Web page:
After a lively discussion via the twitterverse with the respectable Jonathan Liu of GeekDad infamy, it got me thinking about boardgames and projects with exclusive content and components. This in turn led to thinking of their cousin, promos, which happens to coincidentally be part of the topic of discussion on #BoardGameHour this week. Disclaimer: This was written prior to those questions being posted (so you don’t think this is just a rehash of answers to them).
Against my inner nature, I found myself nodding along with Tom Vassal this week. Promos for boardgames are great. I love promos. I have hate-envy for promos that I can never get my hands on. I don’t think that his discussion of this topic was completely spur-of-the-moment, however. This topic stems from the recent Tabletop Day promo event/fiasco, depending on what side of the line you fall.
In case you weren’t aware, exclusive Dead of Winter promos and game-sets are being scalped like Myth Captain KS sets before the fall. This is not to mention other personal accounts of FLGS stores absconding with said product like Gollum with the One Ring, or not even getting the reported number of said promos supposed to be guaranteed in the kits. But as our reassuring overlords will say, don’t worry, because they’ve made up with it by giving extra Fluxx packets!!!
The former of these appropriations is a lesser offense (in my mind) because at least the argument can be made that these costly kits are a large line item in stores with an already cutthroat profit margin. FLGS and their owners could use them to offset the kit price point. I think most gamers could at least partially sympathize with this mindset.
The later of the two, however, is what I believe to be a failure of a different proportion.
Let’s play pretend. You’re promoting yourself as a national, nay, international brand & event and tell paying supporters that something they’re buying contains a certain number of items, so naturally you would expect that to be true and have them deliver on said agreement. False promises or god forbid, pulling a bait and switch on your consumer, doesn’t ingratiate yourself with them. In fact, it’s a prime way to alienate that base that has supported you most recently to the point of…cough…seven figures worth of crowdsourcing to keep you afloat. You can’t expect us to be Hodors when it comes to these things. It’s also not to say we’d stop supporting because we all know mistakes happen.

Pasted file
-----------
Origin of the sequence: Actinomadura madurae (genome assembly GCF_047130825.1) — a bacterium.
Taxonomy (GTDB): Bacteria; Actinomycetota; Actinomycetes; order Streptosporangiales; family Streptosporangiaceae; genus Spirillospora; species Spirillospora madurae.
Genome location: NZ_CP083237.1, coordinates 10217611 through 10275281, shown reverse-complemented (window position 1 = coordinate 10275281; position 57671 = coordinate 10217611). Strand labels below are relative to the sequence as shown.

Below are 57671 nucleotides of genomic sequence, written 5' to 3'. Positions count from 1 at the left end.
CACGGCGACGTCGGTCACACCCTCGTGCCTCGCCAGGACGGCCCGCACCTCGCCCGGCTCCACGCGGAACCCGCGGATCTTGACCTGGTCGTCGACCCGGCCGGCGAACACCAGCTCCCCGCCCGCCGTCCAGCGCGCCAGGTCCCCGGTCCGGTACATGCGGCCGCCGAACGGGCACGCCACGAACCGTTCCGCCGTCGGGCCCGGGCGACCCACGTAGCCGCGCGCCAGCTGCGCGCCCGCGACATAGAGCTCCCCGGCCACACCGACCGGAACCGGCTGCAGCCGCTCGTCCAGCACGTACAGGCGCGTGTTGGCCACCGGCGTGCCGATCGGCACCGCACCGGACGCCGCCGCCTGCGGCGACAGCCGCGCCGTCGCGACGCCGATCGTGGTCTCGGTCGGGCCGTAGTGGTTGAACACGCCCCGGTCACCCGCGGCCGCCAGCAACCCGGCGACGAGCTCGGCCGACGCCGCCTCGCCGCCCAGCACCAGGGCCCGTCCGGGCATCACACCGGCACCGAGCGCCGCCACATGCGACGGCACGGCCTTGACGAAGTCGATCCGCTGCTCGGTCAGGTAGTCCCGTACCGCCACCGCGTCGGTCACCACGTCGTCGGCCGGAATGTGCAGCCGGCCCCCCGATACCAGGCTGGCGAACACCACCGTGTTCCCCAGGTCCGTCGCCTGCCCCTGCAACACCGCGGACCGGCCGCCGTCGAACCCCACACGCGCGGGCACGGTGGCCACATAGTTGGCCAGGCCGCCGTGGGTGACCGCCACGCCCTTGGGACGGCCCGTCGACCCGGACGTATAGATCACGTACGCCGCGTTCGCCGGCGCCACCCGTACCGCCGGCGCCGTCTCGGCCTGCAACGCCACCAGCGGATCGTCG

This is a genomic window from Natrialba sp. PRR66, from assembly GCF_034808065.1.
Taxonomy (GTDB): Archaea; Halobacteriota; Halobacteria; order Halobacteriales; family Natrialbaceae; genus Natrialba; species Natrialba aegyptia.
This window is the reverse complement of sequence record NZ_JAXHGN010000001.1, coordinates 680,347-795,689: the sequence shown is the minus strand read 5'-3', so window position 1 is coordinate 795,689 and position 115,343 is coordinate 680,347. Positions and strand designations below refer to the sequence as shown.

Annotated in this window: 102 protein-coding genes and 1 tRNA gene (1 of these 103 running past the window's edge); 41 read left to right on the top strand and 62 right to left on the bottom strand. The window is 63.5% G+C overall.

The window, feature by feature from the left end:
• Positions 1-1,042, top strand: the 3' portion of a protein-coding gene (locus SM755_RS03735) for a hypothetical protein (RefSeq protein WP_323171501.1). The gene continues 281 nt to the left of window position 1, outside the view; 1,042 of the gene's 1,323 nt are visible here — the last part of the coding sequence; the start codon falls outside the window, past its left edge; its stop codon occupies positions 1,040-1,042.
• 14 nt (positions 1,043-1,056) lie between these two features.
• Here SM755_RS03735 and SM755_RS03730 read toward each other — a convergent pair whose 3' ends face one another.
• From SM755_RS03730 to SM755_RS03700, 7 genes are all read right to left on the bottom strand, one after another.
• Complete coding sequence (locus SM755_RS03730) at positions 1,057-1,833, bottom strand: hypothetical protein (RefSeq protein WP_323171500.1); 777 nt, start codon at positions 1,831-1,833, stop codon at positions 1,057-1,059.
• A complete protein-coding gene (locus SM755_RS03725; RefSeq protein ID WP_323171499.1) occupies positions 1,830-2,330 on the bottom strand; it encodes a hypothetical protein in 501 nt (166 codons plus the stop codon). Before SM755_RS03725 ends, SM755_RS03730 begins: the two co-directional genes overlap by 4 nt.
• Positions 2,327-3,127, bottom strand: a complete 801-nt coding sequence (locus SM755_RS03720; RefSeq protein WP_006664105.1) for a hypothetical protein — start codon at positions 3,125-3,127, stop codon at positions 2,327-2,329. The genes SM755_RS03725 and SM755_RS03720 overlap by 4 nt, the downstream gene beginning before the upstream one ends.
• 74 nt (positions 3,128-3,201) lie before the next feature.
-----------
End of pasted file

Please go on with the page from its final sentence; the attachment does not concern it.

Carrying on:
Not that this is the only time for concern with this type of content, but probably the most recent and most vocal due to growth of the online social media presence in the boardgame industry. Regardless your poison, be it a quick
scamming scanning of either Ebay or BoardGameGeek auctions in search of these white whales (i.e King of Tokyo’s or Sentinels of the Multiverse promos), it makes you feel like you’re chasing boardgame unicorns unless you’re Scrooge McDuck.
Again, I clearly am not against the use of this type of content, but especially now with the boardgame Kickstarter (e)revolution, they have (at times) served to potentiate, instead of alleviate, the exasperation of gamers for these situations. I love the idea of additional elements, celebrity based or otherwise, to add small content to games I’m in love with. I’d love to debate the idea of the extent and ability to which said promos can and should affect balance/gameplay, but I’ll save that for another time.
I’m NOT in love with the idea of having to pay a scalper 10x retail price to obtain these separately from the base product. Similarly, I have difficulty pre-ordering, regardless of venue (Kickstarter or retail), on a boardgame un-played to obtain the additional product; which in turn ultimately leads to missing out on them in this situation.
However, I don’t resent companies or designers who do this. It’s a business strategy that works. It drives sales, whether you like it or not. If it didn’t pay for a company to model things this way, they wouldn’t. The fact remains that it has become more of the norm than not on Kickstarter speaks to this concept. Even the guys at larger companies like Plaid Hate Games are doing it with their pre-orders. But taking a step back from the “hotness” hysteria, Tom’s approach for the idea is right: designated semi-exclusivity to make the point of having them available in the future to those of us who are willing to pay REASONABLY for the additional content.
What do you guys think? How much is too much? What are you willing to put up with or even fork out to get these types of items?